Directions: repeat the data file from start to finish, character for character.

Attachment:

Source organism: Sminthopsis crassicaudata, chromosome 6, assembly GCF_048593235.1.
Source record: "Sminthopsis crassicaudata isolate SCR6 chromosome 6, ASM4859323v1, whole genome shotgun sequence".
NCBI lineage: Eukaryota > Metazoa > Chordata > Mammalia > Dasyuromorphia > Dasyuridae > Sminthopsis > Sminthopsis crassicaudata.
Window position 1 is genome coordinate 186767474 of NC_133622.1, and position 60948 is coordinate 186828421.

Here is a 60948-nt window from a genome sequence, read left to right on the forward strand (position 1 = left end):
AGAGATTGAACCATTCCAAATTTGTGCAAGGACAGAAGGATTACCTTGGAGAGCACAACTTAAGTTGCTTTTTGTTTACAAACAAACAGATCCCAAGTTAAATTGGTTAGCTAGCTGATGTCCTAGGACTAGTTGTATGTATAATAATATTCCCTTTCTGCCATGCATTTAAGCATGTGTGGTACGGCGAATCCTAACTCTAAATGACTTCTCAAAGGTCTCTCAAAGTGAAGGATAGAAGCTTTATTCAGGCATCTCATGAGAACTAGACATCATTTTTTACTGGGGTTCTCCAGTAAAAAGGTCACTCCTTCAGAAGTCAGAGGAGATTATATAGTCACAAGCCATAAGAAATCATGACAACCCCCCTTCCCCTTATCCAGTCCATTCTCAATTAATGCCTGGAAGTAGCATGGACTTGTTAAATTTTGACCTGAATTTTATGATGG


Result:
Source organism: Sminthopsis crassicaudata, chromosome 6, assembly GCF_048593235.1.
Source record: "Sminthopsis crassicaudata isolate SCR6 chromosome 6, ASM4859323v1, whole genome shotgun sequence".
NCBI lineage: Eukaryota > Metazoa > Chordata > Mammalia > Dasyuromorphia > Dasyuridae > Sminthopsis > Sminthopsis crassicaudata.
Window position 1 is genome coordinate 186767474 of NC_133622.1, and position 60948 is coordinate 186828421.

Here is a 60948-nt window from a genome sequence, read left to right on the forward strand (position 1 = left end):
AGAGATTGAACCATTCCAAATTTGTGCAAGGACAGAAGGATTACCTTGGAGAGCACAACTTAAGTTGCTTTTTGTTTACAAACAAACAGATCCCAAGTTAAATTGGTTAGCTAGCTGATGTCCTAGGACTAGTTGTATGTATAATAATATTCCCTTTCTGCCATGCATTTAAGCATGTGTGGTACGGCGAATCCTAACTCTAAATGACTTCTCAAAGGTCTCTCAAAGTGAAGGATAGAAGCTTTATTCAGGCATCTCATGAGAACTAGACATCATTTTTTACTGGGGTTCTCCAGTAAAAAGGTCACTCCTTCAGAAGTCAGAGGAGATTATATAGTCACAAGCCATAAGAAATCATGACAACCCCCCTTCCCCTTATCCAGTCCATTCTCAATTAATGCCTGGAAGTAGCATGGACTTGTTAAATTTTGACCTGAATTTTATGATGG